Peter von Kaehne
refdoc at gmx.net
Thu Jun 19 01:42:36 MST 2008
Chris Little wrote:
> Long s (ſ U+017F) still appears today as the left half of the letter ß,
> which comes from a ligature of ſ and z (or ʒ).
That is actually not even very old. My dad still learnt the gothic hand
writing regularly at school, while I learnt it from him out of interest
as a teen.
The ß is there exactly this - and its name in German is "SZ" (and only
secodnarily a "sharp S")
>> Taking the glyph shaping into account I would think the version we have
>> is wrong as it tries to imitate this by using v and u - I have not seen
>> enough, but I think overall a straight use of U only for both letters
>> would be more correct - but equally difficult to read for some.
> I've never seen or heard of anyone encoding texts like these with an
> assumption of glyph shaping by the renderer. Most people encode the text
> as it appears. Some will modernize so that u means [u] and v means [v]
> and [w] is rendered by w.
Positional glyphshaping is simply not anymore part of modern script -
but Gothic script, used in print and handwriting regularly until the
1930/40s, had still remnants of glyphshaping - mostly around the s.
People get confused by it and also have difficulties separating form and
content - and a lot (or most) encodings I found on the net appear to be
done by enthusiasts and not by necessity by people with any semblance of
scholarship. Nothing wrong with that.
> I believe the 1611 KJV is usually encoded with u, v, w, i, & j encoded
> as they appear on the page, but s & ſ are folded as s. I suppose we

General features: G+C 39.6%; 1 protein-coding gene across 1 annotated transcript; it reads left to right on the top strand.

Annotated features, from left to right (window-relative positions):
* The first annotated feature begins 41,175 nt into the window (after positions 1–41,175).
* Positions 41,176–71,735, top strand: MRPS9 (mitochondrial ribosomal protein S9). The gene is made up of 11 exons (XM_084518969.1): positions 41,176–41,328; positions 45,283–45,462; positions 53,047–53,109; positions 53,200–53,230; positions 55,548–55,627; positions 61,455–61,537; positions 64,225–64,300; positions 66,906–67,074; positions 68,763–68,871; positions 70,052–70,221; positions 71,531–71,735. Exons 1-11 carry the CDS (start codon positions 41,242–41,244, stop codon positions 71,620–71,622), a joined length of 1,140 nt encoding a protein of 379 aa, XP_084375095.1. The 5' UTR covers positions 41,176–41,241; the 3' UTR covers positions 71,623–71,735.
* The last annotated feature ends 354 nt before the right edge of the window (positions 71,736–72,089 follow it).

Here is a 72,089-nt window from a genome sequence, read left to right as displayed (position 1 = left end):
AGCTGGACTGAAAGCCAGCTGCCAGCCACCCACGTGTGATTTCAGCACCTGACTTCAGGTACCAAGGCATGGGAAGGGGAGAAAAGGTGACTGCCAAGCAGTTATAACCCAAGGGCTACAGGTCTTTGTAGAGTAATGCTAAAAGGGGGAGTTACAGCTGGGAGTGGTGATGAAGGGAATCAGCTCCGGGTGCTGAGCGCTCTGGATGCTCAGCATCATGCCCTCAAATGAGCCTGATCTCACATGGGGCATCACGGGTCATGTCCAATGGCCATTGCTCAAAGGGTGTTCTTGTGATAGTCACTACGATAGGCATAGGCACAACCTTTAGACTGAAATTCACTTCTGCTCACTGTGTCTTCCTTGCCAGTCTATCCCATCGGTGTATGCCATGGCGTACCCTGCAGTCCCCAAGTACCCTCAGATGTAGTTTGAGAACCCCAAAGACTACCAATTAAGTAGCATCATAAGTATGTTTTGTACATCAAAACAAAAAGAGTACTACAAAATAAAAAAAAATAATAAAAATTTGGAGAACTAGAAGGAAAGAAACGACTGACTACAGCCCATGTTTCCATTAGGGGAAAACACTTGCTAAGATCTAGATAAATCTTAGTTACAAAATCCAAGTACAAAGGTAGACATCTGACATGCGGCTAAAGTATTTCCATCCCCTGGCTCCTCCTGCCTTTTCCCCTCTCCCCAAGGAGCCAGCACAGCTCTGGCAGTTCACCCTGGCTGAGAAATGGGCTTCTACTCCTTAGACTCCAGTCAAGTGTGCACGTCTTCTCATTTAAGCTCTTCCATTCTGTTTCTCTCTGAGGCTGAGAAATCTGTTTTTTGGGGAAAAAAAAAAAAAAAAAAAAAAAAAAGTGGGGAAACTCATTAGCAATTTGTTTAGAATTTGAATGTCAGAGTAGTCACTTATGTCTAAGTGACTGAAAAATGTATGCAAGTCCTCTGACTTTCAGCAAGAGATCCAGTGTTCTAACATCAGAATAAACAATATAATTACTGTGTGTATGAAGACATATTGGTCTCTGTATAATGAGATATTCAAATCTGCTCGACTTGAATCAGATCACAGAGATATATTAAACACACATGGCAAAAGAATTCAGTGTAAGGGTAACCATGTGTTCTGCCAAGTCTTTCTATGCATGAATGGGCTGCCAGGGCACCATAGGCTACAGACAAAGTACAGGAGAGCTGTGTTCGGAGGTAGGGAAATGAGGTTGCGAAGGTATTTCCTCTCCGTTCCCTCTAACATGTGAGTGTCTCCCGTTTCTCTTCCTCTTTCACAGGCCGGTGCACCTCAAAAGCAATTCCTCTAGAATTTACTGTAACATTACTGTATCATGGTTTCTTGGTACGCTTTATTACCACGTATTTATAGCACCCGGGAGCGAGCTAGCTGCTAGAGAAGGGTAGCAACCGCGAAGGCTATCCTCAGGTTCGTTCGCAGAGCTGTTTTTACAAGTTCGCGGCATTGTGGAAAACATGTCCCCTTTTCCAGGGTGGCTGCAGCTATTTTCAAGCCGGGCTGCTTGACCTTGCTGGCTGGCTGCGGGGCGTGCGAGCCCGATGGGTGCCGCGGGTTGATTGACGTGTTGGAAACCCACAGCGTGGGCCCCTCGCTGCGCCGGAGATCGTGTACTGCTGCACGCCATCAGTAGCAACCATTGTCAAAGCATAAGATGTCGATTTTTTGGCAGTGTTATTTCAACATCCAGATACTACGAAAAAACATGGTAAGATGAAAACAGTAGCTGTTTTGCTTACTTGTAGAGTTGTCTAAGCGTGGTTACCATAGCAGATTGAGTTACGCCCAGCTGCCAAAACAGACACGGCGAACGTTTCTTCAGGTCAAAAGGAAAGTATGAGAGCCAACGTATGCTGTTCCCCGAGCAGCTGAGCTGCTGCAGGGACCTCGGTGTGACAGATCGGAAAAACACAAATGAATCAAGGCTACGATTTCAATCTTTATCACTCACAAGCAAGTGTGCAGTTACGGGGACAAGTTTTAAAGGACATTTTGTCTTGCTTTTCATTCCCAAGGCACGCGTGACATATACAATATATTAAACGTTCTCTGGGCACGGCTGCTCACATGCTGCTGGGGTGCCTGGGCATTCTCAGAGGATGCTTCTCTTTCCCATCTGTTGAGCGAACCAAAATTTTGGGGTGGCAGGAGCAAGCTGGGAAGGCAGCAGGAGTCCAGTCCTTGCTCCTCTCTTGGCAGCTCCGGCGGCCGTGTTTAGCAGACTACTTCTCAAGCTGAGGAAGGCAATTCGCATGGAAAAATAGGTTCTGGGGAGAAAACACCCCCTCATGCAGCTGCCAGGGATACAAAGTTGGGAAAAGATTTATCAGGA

> could mirror the original orthography entirely and create a modernized
> derivative. I don't know whether it would be possible to do the
> modernization at run time via ICU transliteration.
I think it would be equally valid to use u/v/w and i/j as pronounced
(then and now) or u and i as printed. What I do not like though at all
is an attempt to be archaic and mistakenly print sometimes a V and
sometimes a U simply because concepts like glyphshaping are not
recognised. If glyphshaping is desired - I am sure someone clever could
design a nice ttf font doing just this on either basis - in Arabic and
Farsi we use one code point for 4 shapes and there is little stopping
anyone doin tthe same for older German or english texts.
There are serious implications wrt search for trying to imitate the
print-image and ignoring the content and the concept of glyphshaping -
lots of German words are combined words and if a v sound ends up in the
middle of a word and is rendered in a u shape as consequence we still
want to find it in both instances - voll (full) and uebervoll (overfull)
- encode one as voll and the next one as ueberuoll would loolk archaic
but be unsearchable - much better to have this dealt with at a font
level where a middle v becomes a U shape if necessary, but leave the
encoding intact and searchable.
Incidentally - and I have no answer on that - German glyph shaping form
late 19th early 20th century worked on syllables - so voll and uebervoll
would be the same, but these old texts seem to use word level - see eg
Water Wasser. I learnt to write it as Wasſer - one shape being used at
the end of a syllable, the other at the begin or middle. But the image I
linked to wrote Waſſer - shaping at word level. I am not sure how
consistent this was used.
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